How to activate the maintenance mode with a plugin

If you are not sure if you can handle the root directory and PHP, you can activate WordPress Maintenance Mode easily and quickly with a plugin. The appropriate plugin differs depending on your demands. Two of these will now be introduced.

A WordPress plugin that provides many options for creating a maintenance mode page is simply named Maintenance. This plugin supplies different layout options for the site, which users are shown during maintenance. These layout options can be completely individualised: from text and color scheme all the way to the background, you can adjust and change everything as you see fit. For example, you can insert a countdown that indicates when the website will become available again. This also works with multi-site installations (each blog has its own maintenance mode settings in the network). Furthermore, you can give users the option to sign up for a newsletter while the maintenance is occurring. This function informs readers about the goings-on of the site and when it will be live again.

Coming Soon Page & Maintenance Mode by SeedProd is also a good plugin for informing readers about the maintenance work being done on the website. This plugin allows you to add a heading, an SEO title, and a meta description. Additionally, it is possible to upload a logo or a teaser image, as well as to adjust the site in terms of visuals and content.

The advantage of this WordPress maintenance page plugin is that one can exclude subpages from the maintenance process, so that search engine bots can continue crawling the website while you make updates. A website that is completely in maintenance mode is classified as unavailable by web crawlers.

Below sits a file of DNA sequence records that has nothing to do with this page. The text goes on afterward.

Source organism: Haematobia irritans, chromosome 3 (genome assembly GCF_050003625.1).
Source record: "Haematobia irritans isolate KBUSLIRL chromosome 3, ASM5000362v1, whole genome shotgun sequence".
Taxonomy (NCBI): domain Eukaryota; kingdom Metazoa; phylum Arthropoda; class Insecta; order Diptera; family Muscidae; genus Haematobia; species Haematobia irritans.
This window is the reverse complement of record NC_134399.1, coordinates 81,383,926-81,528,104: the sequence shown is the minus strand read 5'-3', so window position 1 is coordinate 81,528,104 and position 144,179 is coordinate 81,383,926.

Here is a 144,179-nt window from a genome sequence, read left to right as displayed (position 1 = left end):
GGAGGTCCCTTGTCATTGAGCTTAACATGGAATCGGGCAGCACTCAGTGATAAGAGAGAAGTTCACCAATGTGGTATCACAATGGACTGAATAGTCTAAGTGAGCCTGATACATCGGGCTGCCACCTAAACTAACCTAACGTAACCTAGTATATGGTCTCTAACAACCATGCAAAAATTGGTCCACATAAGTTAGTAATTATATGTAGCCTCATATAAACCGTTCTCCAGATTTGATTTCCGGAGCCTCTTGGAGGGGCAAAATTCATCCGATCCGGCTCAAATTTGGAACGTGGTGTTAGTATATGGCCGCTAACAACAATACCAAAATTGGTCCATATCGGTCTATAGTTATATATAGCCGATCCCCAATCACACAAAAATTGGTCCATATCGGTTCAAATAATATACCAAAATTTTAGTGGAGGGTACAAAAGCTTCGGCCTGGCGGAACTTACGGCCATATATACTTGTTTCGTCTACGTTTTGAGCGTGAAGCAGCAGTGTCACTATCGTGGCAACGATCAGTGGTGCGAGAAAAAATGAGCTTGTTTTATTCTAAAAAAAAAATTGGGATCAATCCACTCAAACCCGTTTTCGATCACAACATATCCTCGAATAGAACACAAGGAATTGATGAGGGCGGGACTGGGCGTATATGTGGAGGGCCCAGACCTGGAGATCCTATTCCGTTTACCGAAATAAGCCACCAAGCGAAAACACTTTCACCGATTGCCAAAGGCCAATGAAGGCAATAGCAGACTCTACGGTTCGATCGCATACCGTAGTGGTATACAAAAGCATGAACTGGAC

What do you have to watch out for in maintenance mode?

If you operate a noncommercial site, you can choose which information to provide in the maintenance notification. However, those who operate a commercial site must note: maintenance mode doesn’t release you of your obligation to continue providing all mandatory parts of your legal terms. In other words, the webpage that is displayed during your maintenance process should include the legal terms.

The legal terms section also includes details such as the e-mail address or mailing address of the website operator. Whatever your reason is for going into maintenance mode, it’s advisable to give your customers the opportunity to contact you – not only because it’s good service, but also because it allows you to answer questions such as the website downtime or specific maintenance procedures.

Which problems arise during the maintenance mode?

With the activation of WordPress Maintenance Mode, the temporary .maintenance file (which you can also manually create; see earlier section) is created in the main folder. After a successful conclusion to the maintenance process and the end of the maintenance mode, this file is usually deleted. Occasionally, however, an update is not correctly concluded. For example, this can happen if WordPress is accidentally closed during the maintenance process, or if the update is aborted because the plugin takes unusually long to load. In this case, the file is not closed, leaving you stuck in WordPress Maintenance Mode.

This problem can be easily fixed by manually deleting the .maintenance file. The only prerequisite for this is that you have the ability to access your web project via FTP (file transfer protocol).

Fact

FTP is a standard network protocol that transfers files between two hosts.

In order to delete the .maintenance file manually, follow these steps:

  1. Access the webserver with an FTP program (such as FileZilla)
  2. Switch into the root directory of WordPress
  3. Delete the .maintenance file
  4. Update again, if needed

If this doesn’t work, contact your website’s hosting provider, who can assist with further troubleshooting.